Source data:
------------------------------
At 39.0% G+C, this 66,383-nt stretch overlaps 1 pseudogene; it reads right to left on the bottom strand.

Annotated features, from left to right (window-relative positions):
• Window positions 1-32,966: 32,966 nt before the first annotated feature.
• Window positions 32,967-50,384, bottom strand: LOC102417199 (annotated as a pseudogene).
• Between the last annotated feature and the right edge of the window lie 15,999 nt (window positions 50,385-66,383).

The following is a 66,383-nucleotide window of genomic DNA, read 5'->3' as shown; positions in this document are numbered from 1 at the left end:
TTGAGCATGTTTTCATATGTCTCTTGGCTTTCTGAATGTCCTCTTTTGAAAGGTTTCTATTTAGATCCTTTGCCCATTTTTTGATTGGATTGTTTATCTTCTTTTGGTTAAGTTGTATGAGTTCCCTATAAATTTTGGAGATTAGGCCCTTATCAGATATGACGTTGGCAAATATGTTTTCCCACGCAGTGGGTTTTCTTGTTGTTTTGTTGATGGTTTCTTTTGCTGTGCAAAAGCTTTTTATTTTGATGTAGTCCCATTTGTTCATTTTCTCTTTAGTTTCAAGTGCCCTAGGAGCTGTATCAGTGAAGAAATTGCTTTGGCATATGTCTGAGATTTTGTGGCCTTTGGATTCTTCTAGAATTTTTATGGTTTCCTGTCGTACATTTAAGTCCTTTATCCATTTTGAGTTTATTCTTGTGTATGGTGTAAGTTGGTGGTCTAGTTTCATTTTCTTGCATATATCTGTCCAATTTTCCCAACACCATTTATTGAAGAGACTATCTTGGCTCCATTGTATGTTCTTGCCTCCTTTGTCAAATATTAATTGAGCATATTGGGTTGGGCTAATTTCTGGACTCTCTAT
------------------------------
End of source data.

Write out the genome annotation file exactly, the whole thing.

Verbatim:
At 39.0% G+C, this 66,383-nt stretch overlaps 1 pseudogene; it reads right to left on the bottom strand.

Annotated features, from left to right (window-relative positions):
• Window positions 1-32,966: 32,966 nt before the first annotated feature.
• Window positions 32,967-50,384, bottom strand: LOC102417199 (annotated as a pseudogene).
• Between the last annotated feature and the right edge of the window lie 15,999 nt (window positions 50,385-66,383).

The following is a 66,383-nucleotide window of genomic DNA, read 5'->3' as shown; positions in this document are numbered from 1 at the left end:
TTGAGCATGTTTTCATATGTCTCTTGGCTTTCTGAATGTCCTCTTTTGAAAGGTTTCTATTTAGATCCTTTGCCCATTTTTTGATTGGATTGTTTATCTTCTTTTGGTTAAGTTGTATGAGTTCCCTATAAATTTTGGAGATTAGGCCCTTATCAGATATGACGTTGGCAAATATGTTTTCCCACGCAGTGGGTTTTCTTGTTGTTTTGTTGATGGTTTCTTTTGCTGTGCAAAAGCTTTTTATTTTGATGTAGTCCCATTTGTTCATTTTCTCTTTAGTTTCAAGTGCCCTAGGAGCTGTATCAGTGAAGAAATTGCTTTGGCATATGTCTGAGATTTTGTGGCCTTTGGATTCTTCTAGAATTTTTATGGTTTCCTGTCGTACATTTAAGTCCTTTATCCATTTTGAGTTTATTCTTGTGTATGGTGTAAGTTGGTGGTCTAGTTTCATTTTCTTGCATATATCTGTCCAATTTTCCCAACACCATTTATTGAAGAGACTATCTTGGCTCCATTGTATGTTCTTGCCTCCTTTGTCAAATATTAATTGAGCATATTGGGTTGGGCTAATTTCTGGACTCTCTAT